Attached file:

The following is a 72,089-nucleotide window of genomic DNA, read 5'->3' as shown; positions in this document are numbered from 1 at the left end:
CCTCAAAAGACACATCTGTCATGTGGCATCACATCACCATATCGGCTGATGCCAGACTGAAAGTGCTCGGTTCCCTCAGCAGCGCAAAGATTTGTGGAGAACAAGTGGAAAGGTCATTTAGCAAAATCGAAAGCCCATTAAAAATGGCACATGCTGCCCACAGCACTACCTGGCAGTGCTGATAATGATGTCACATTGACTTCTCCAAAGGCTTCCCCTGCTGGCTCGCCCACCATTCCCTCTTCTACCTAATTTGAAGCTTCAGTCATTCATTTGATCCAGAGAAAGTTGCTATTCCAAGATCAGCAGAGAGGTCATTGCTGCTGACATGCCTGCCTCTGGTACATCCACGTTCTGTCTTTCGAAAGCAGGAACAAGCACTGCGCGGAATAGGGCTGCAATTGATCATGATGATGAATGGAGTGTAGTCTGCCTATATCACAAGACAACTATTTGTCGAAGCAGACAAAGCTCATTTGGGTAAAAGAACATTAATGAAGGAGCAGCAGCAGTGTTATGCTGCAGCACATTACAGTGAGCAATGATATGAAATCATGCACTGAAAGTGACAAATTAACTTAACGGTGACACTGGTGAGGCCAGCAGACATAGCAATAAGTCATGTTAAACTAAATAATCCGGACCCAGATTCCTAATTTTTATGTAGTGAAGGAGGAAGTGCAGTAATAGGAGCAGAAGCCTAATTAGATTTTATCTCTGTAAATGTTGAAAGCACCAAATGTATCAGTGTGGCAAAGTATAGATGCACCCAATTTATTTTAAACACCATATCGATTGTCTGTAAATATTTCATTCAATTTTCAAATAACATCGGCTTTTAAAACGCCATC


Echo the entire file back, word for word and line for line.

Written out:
The following is a 72,089-nucleotide window of genomic DNA, read 5'->3' as shown; positions in this document are numbered from 1 at the left end:
CCTCAAAAGACACATCTGTCATGTGGCATCACATCACCATATCGGCTGATGCCAGACTGAAAGTGCTCGGTTCCCTCAGCAGCGCAAAGATTTGTGGAGAACAAGTGGAAAGGTCATTTAGCAAAATCGAAAGCCCATTAAAAATGGCACATGCTGCCCACAGCACTACCTGGCAGTGCTGATAATGATGTCACATTGACTTCTCCAAAGGCTTCCCCTGCTGGCTCGCCCACCATTCCCTCTTCTACCTAATTTGAAGCTTCAGTCATTCATTTGATCCAGAGAAAGTTGCTATTCCAAGATCAGCAGAGAGGTCATTGCTGCTGACATGCCTGCCTCTGGTACATCCACGTTCTGTCTTTCGAAAGCAGGAACAAGCACTGCGCGGAATAGGGCTGCAATTGATCATGATGATGAATGGAGTGTAGTCTGCCTATATCACAAGACAACTATTTGTCGAAGCAGACAAAGCTCATTTGGGTAAAAGAACATTAATGAAGGAGCAGCAGCAGTGTTATGCTGCAGCACATTACAGTGAGCAATGATATGAAATCATGCACTGAAAGTGACAAATTAACTTAACGGTGACACTGGTGAGGCCAGCAGACATAGCAATAAGTCATGTTAAACTAAATAATCCGGACCCAGATTCCTAATTTTTATGTAGTGAAGGAGGAAGTGCAGTAATAGGAGCAGAAGCCTAATTAGATTTTATCTCTGTAAATGTTGAAAGCACCAAATGTATCAGTGTGGCAAAGTATAGATGCACCCAATTTATTTTAAACACCATATCGATTGTCTGTAAATATTTCATTCAATTTTCAAATAACATCGGCTTTTAAAACGCCATC